Friday, October 27, 2006

Canada/ Québec: Definition of "nation": Ignatieff Libs go doctrinal re the meaning of the word "nation" as applied to province, language or what?

On the website Agoravox - the Citizen Media, political thinker Gregory D. Morrow tells us "Why Recognizing Quebec as a Nation is Problematic" (Oct27,2k6). The title strikes as rather an arch circumlocution, but his five points by way of introduction do give one pause as we consider what the hullaballoo in la belle province over nationality is all about. We all know that the idea of a francophone nation in Canada is a problem for all Canadians because it's become so doctrinally loaded for several political tendencies in Quebec; but Morrow convinces us that the idea when conceptualized is also quite problematic in the academic-philosophical sense. Some of the meanings of "nation" in la francphonie canadienne, when explored in depth, contradict others in use by the same Quebec nationalist tendencies. It seems that Liberal leadership candidate Micheal Ignatieff is submitting to a blatantly self-contradictory set of ideas. But here's Morrow on the website mentioned:

Having been educated and having lived for many years in Quebec, I certainly believe that Quebec is distinct. And for me, Montreal is the prototypical Canadian city - French and English, yes, but multicultural in every sense of the word - a model Canadian society that should be exported across the country. Despite this, I find the attempts by the Ignatieff Liberals to recognize Quebec as a nation in the constitution highly problematic for 5 reasons:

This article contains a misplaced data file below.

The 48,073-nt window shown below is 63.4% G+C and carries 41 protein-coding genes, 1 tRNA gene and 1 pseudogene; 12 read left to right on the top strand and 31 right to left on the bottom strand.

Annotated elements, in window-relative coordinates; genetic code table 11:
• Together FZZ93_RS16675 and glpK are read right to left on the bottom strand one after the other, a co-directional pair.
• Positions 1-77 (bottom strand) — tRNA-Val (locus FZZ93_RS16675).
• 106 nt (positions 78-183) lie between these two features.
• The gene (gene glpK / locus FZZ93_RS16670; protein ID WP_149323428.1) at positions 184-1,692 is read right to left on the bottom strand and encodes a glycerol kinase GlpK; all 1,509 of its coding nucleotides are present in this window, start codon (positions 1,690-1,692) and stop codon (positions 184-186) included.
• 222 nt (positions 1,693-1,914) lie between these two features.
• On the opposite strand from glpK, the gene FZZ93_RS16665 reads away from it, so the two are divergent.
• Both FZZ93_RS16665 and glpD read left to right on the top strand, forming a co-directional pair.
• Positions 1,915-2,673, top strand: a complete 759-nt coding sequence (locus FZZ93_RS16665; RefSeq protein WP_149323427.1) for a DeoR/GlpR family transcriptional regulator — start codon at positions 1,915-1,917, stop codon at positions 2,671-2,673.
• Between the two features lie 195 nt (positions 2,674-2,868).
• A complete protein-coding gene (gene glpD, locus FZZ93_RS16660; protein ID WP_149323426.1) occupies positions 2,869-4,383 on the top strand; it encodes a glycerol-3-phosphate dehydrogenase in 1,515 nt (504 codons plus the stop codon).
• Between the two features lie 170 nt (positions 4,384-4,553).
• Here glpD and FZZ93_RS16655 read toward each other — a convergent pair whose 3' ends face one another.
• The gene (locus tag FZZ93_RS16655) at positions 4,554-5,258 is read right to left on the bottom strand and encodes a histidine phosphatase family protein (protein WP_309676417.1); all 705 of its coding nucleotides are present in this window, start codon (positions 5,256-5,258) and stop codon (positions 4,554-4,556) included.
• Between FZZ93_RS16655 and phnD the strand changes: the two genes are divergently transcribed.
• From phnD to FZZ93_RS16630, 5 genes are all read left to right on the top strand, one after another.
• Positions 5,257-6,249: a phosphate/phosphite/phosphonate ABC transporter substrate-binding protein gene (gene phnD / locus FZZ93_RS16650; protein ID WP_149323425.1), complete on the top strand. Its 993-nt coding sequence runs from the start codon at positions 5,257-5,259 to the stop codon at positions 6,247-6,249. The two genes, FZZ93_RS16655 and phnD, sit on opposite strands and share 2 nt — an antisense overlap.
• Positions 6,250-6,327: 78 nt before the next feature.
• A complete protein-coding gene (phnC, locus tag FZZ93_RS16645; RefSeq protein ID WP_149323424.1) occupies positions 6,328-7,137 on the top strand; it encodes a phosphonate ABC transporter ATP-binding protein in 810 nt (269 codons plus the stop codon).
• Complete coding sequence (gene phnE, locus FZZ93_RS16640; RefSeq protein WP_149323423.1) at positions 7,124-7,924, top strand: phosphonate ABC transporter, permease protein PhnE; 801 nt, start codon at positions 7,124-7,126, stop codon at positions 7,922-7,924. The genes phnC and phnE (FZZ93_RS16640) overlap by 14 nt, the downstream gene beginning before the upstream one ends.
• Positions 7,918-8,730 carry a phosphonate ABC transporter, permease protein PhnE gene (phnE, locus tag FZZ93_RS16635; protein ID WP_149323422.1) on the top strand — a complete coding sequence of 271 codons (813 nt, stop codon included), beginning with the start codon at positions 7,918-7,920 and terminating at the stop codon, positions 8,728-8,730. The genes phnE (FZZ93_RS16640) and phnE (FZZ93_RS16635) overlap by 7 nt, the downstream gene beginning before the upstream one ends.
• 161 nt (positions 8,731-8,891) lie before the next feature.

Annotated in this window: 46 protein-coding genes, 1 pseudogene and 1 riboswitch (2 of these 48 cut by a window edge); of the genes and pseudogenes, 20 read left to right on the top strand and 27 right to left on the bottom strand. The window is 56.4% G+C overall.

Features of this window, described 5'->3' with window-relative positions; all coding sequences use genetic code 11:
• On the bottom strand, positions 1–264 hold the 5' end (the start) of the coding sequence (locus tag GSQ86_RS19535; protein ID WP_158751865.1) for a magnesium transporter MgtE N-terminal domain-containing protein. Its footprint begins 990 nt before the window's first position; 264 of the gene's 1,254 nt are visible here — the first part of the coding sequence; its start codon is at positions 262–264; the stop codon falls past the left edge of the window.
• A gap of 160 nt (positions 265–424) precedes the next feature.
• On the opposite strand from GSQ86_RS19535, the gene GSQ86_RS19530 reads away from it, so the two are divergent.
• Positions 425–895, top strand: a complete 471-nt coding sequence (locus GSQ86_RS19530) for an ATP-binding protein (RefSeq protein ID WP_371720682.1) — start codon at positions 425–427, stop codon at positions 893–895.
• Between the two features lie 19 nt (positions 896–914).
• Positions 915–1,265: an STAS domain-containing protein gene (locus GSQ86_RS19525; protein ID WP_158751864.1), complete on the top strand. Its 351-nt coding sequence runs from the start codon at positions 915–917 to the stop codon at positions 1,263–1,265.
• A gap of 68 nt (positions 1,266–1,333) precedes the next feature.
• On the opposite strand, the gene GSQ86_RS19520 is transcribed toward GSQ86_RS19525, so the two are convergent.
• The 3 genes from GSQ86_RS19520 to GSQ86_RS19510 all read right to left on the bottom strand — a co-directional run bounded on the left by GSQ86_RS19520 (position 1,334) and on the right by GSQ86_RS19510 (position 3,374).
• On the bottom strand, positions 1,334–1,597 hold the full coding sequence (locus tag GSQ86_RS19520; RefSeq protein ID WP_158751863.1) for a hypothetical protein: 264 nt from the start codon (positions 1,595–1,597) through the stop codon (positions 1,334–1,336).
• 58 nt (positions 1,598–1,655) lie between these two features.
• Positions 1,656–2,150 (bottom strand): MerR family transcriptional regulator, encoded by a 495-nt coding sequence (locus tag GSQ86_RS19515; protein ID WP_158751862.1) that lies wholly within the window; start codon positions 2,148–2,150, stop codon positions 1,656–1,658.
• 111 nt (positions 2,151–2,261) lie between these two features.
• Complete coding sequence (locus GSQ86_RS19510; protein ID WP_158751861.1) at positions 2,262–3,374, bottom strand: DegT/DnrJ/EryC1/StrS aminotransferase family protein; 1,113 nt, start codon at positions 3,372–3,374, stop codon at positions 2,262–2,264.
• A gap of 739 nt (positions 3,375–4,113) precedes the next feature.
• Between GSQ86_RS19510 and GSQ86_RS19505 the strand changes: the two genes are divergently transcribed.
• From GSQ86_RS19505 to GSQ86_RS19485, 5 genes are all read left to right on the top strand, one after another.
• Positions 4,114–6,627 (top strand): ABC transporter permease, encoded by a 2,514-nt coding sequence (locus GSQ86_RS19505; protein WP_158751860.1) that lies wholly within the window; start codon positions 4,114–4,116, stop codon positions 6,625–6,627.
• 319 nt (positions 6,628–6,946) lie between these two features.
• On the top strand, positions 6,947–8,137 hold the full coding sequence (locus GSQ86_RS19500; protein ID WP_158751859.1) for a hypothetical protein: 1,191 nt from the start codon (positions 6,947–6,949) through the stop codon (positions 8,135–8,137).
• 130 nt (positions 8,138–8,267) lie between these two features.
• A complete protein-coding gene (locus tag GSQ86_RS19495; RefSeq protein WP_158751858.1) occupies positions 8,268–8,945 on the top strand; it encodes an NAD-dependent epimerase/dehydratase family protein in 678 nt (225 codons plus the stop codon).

1) The francophone nation is not synonymous with the province of Quebec.

2) There are many civic nations in Canada; a definition of nation based on civic values begs the real question of cultural difference.
North America > Canada > Quebec
3) Recognition doesn’t bring substantive change; it is merely a symbolic and semantic gesture that doesn’t give Quebec any additional powers.

4) The only substantive changes - Senate reform and compensation for public actions that impact property rights - which are contingent upon Conservative support, will radically alter the public sector’s role.

5) Canada cannot be “completed” by constitution; unlike the U.S., Canada’s constitution is not an originating document; instead it must be allowed to evolve with changing circumstances.

I explain each of these arguments ....
I recommend you click up Morrow's text to read it directly and in full (it's not terribly long. And it is both engaging and provocative.

-- Politicarp

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